How did you become involved in the Remix The Universe project? 

I got a call from an old friend Eric Breightenbach who is the drummer of New Age Doom. He was like yooooo you will never believe this but we made a record with Lee “Scratch” Perry. He asked if I wanted to do a remix and my mind exploded. It wound up being his last ever recording and it is actually pretty surreal for me to process still. It is definitely one of the greatest musical privileges and honours of my life so far.

There’s a real evolution if your remix – is this reflective of your different influences do you think?

Yes absolutely. I wanted to attempt to create a journey that wasn’t totally linear and that would support Lee and his out-of-this-world message/energy. Hopefully, I scratched the surface on this. That’s all I can ask. There were a bunch of versions of this remix actually. I kept starting over (there are probably 3 or 4 other remixes on my hard drive haha). I called in my buddy Kyle Patrick who is a vocal production mastermind on the last round, the version that became the final, to give the vocals the extra rose petal pampering treatment. The end product I could not be happier with. 

How important is harnessing and evoking emotion in the music you create?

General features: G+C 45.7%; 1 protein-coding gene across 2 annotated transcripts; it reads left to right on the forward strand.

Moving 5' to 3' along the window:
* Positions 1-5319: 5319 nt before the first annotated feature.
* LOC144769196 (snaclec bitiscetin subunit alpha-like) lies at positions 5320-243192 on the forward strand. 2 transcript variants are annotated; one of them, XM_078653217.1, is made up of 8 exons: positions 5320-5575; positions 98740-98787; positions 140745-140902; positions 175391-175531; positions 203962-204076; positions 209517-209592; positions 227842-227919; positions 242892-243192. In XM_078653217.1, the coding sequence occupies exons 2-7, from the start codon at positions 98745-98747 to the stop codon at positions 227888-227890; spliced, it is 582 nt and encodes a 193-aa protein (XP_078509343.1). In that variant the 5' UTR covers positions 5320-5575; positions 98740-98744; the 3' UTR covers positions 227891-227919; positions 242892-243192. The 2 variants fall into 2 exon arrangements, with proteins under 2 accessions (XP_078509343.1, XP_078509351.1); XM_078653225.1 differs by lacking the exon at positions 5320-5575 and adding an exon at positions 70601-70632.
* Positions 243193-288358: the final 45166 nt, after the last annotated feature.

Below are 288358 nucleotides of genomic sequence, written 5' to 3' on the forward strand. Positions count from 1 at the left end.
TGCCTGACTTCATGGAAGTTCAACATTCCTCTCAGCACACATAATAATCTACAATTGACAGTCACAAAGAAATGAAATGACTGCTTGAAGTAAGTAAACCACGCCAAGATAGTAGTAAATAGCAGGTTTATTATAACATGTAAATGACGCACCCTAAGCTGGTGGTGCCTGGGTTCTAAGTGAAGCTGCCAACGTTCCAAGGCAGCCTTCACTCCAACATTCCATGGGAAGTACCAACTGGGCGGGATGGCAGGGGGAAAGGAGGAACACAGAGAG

Honestly, it is the most important thing for me to feel. Sometimes this is even to my detriment as it takes a lot out of me. I have to go through all the emotions myself over and over while creating. These feelings are definitely not all rainbows and unicorns but ultimately it’s what makes my best work and I wouldn’t/couldn’t have it any other way.

What does your current studio set up look like? Lots of hardware, or are you mainly ‘out of the box’ type producers? 

I’m equally both I’d say. On this remix, hardware wise I used The Moog Subsequent 37, The Waldorf Streichfett String Synthesizer, and also the Behringer Deepmind. The Behringer has been a surprise favourite for me lately actually. It’s extremely fun and versatile and I did not expect it to be. Also, I played my Jazzmaster guitar on this. I always try to put a little guitar on every track even if it’s just some feedback or some string noise

What should we be looking out for from you in the next few months?

I’ll just be over here trying to transmute my feelings onto as many dance floors as humanly possible 

What is the best advice you ever received as an artist?

Every note you compose, every release you put out, every show you play, no matter how big or small, is a block put onto the tower of your career. Whether it’s one person, or 1 million that see you or hear your song, it’s all just another little block. The key is to be patient and not take anything personally while doing your best and continuing to add blocks to build something that’s yours and that you can be proud of. 

Anything else you’d like to tell us…?

Thank you to this universe for the existence of music. And R.I.P. Lee Scratch Perry.

Thank you.

It matters little whether you are an artist or a visitor, the love for music is the unifying factor.

We are a magazine & record label dedicated to quality underground electronic music. We do not look for just any music or anyone, we are looking for music, and people who create memorable experiences, that inspires and invokes emotion. Let’s create timeless music.